Despite being at the centre of British culture and constantly in the public eye, we know little about the details of the royal family’s private lives. So when The Crown first premiered in 2016, promising an in-depth look into Elizabeth II’s reign, it quickly became one of Netflix’s most talked-about shows. Claire Foy dazzled as a young Queen Elizabeth struggling with the responsibilities of sovereignty. Matt Smith was excellent as Prince Phillip coming to terms with his place in the Queen’s shadow. Vanessa Kirby heartbreakingly portrayed a youthful princess Margaret being kept from the man she loved. It presented the royals as human beings who love, who hate and who feel.
It was almost as if Buckingham Palace became the Big Brother house, as viewers were given insight like never before into the royals’ lives. Yet, there is a danger of treating The Crown like a reality show. In 2020, the government’s culture secretary, Oliver Dowden, requested that Netflix provide a “disclaimer”, to remind viewers that the show is not completely based on fact. Netflix disagreed, claiming that they have “always presented The Crown as a drama.”
Significantly, Dowden’s request came in the aftermath of the release of The Crown’s fourth season. Conversation surrounding the show had reached an all-time high following the arrival of new and controversial character, Diana, played by Emma Corrin.
If viewers enjoyed the previous insights into the royals’ more ‘human’ side, Diana’s introduction provided an even greater taste of normality. One of the season’s most memorable images is Diana roller-skating around the halls of Buckingham Palace, listening to ‘Girls On Film’ on her Walkman. Appearing as an archetype of 1980s youth, she seems completely incongruous with her surroundings’ traditional grandeur. While Diana’s refreshing normality delivers some of the series’ most joyful moments, it is her humane rendering that makes her low points all the more tragic. The series traces the heartbreaking details of Diana’s eating disorder and her isolated, loveless relationship with Charles. Her hardship becomes all the more poignant when thinking back to her charming joy in earlier scenes.
When there is a hero, there must be a villain and in the case of The Crown, it’s Charles. Josh O’Connor’s portrayal of the prince was certainly well received by critics, but those close to the royals were less than complimentary. Friends of Charles have apparently branded the series “trolling on a Hollywood budget.”
All I can say in response is that I would love to hear what these people have to say about Spencer. My friend and I ventured to the cinema last term to watch Spencer in a bid for a relaxing essay break. I can now only wonder why this was the film we chose if relaxation was our aim. There are many words I could use to describe Spencer but ‘relaxing’ is certainly not one of them. Set in 1991, when Diana and Charles’ marriage was all but officially over, the film’s chief goal is to convey the complete misery Diana feels when trapped with the Windsors over Christmas. Spencer is laced with graphic depictions of Diana’s bulimia, truly horrifying instances of self-harm and haunting appearances from the ghost of Anne Boleyn. Meanwhile, the Queen, Phillip and Charles barely speak and are rarely seen; they eerily become largely voiceless beings who torment and victimise Diana. Their vicious depiction completely contrasts the humanity that was at the focus of The Crown and is interesting to consider in the wake of Meghan Markle’s accusations against the royals last year. Although certainly not a comfort watch, Spencer is worth the time. It is a fascinating character study, and Kristen Stewart’s Diana was faultless.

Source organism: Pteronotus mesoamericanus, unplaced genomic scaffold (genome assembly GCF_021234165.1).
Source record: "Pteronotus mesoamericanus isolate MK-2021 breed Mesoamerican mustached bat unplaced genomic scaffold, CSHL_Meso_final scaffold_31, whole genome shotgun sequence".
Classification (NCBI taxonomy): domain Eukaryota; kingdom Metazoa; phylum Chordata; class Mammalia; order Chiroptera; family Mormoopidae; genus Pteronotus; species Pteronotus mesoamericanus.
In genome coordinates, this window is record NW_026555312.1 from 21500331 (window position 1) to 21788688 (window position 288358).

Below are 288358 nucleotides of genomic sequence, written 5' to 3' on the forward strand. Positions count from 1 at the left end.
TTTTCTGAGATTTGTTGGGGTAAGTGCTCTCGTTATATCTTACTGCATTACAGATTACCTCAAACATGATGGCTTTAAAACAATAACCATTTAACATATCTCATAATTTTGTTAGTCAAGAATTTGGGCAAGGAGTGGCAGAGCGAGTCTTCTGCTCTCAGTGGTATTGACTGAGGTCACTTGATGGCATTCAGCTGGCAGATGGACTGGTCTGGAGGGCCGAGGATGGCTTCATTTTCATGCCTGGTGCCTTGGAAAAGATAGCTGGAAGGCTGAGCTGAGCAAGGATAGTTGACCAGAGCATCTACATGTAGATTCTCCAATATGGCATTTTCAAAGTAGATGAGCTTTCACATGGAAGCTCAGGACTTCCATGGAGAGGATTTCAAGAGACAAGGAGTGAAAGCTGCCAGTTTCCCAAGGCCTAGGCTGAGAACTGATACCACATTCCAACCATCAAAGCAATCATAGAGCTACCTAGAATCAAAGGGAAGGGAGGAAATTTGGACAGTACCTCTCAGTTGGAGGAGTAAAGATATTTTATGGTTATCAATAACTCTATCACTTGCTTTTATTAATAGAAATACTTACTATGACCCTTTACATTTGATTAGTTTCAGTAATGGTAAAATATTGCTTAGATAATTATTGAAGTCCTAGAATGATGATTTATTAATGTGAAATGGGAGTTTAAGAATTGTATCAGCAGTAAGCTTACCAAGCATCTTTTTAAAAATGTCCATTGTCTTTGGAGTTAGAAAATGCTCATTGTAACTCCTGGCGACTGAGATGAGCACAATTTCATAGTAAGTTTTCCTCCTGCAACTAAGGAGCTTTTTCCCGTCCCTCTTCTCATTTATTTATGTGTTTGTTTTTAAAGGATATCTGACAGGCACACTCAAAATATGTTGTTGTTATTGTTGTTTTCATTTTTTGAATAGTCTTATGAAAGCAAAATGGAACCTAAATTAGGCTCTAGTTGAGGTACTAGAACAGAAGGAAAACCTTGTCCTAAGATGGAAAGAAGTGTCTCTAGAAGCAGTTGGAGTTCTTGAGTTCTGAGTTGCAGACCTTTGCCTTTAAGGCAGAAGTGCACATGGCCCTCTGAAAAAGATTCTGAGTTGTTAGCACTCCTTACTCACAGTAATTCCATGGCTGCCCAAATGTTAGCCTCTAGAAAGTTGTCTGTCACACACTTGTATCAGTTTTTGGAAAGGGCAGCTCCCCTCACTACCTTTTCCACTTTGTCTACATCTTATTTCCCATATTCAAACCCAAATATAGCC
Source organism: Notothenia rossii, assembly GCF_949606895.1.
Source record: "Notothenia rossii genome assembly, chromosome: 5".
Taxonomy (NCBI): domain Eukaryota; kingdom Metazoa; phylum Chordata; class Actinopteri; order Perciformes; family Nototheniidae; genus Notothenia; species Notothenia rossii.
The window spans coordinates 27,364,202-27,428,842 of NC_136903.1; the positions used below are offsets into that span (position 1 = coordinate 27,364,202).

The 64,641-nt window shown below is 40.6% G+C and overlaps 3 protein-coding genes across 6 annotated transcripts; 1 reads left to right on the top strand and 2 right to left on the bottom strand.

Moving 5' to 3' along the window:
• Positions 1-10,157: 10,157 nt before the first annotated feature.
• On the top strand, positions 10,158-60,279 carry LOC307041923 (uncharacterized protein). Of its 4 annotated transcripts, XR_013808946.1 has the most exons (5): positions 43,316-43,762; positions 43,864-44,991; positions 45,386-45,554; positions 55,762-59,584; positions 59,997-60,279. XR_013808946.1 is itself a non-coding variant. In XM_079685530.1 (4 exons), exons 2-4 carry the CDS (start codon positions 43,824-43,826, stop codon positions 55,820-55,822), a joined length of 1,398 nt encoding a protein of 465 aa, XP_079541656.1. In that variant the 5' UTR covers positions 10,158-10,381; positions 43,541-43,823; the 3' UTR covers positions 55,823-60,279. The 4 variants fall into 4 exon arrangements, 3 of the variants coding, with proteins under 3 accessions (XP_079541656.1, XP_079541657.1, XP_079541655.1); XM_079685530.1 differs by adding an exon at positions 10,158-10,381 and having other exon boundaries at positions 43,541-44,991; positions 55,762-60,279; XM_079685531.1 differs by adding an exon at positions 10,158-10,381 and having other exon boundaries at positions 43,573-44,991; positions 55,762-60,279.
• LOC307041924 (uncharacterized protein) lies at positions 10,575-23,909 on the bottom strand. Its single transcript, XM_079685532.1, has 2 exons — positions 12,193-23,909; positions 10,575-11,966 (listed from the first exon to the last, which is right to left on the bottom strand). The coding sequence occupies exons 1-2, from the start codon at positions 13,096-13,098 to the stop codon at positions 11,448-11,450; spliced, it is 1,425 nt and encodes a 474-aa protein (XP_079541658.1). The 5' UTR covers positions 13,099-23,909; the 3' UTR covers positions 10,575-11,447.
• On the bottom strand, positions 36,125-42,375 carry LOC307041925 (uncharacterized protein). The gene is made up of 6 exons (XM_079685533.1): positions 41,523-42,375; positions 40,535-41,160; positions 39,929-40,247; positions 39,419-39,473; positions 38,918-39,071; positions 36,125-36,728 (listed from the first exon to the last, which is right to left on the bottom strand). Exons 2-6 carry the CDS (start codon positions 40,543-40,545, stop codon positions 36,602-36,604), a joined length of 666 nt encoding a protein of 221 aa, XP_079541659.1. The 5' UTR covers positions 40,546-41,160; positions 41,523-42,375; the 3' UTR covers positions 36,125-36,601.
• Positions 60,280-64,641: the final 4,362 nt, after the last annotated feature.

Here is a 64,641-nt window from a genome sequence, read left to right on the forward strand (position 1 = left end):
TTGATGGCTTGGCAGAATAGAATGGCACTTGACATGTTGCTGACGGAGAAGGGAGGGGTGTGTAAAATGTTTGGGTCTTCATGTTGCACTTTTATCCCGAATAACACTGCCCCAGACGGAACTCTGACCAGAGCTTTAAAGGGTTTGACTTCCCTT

If you are looking for a slightly warmer depiction of the royal family, I would recommend The Queen (2006), written by The Crown creator Peter Morgan. The Queen follows Elizabeth II, played by Helen Mirren, during the aftermath of Diana’s tragic death in 1997. In contrast to Spencer’s antagonism of the royals, it is a slightly more nuanced exploration into their relationship with Diana. While acknowledging claims that the monarchy was culpable in Diana’s downfall, the film sympathises with the Queen’s prioritisation of tradition and protocol in her largely criticised delayed reaction to the tragedy. Any sympathy won by the Queen is mainly due to Mirren’s performance, for which she earned an Oscar.
The film raises questions about the monarchy’s place: How can the monarchy modernise? Should we have a monarchy at all? In the year of the Queen’s Platinum Jubilee, we will inevitably see increased conversation around this. If you are unsure of where you stand, turning to the screen may provide answers. If nothing else, film and television may lead you to see the royals in a new perspective.
Illustration: Elle Fitzgerald-Tesh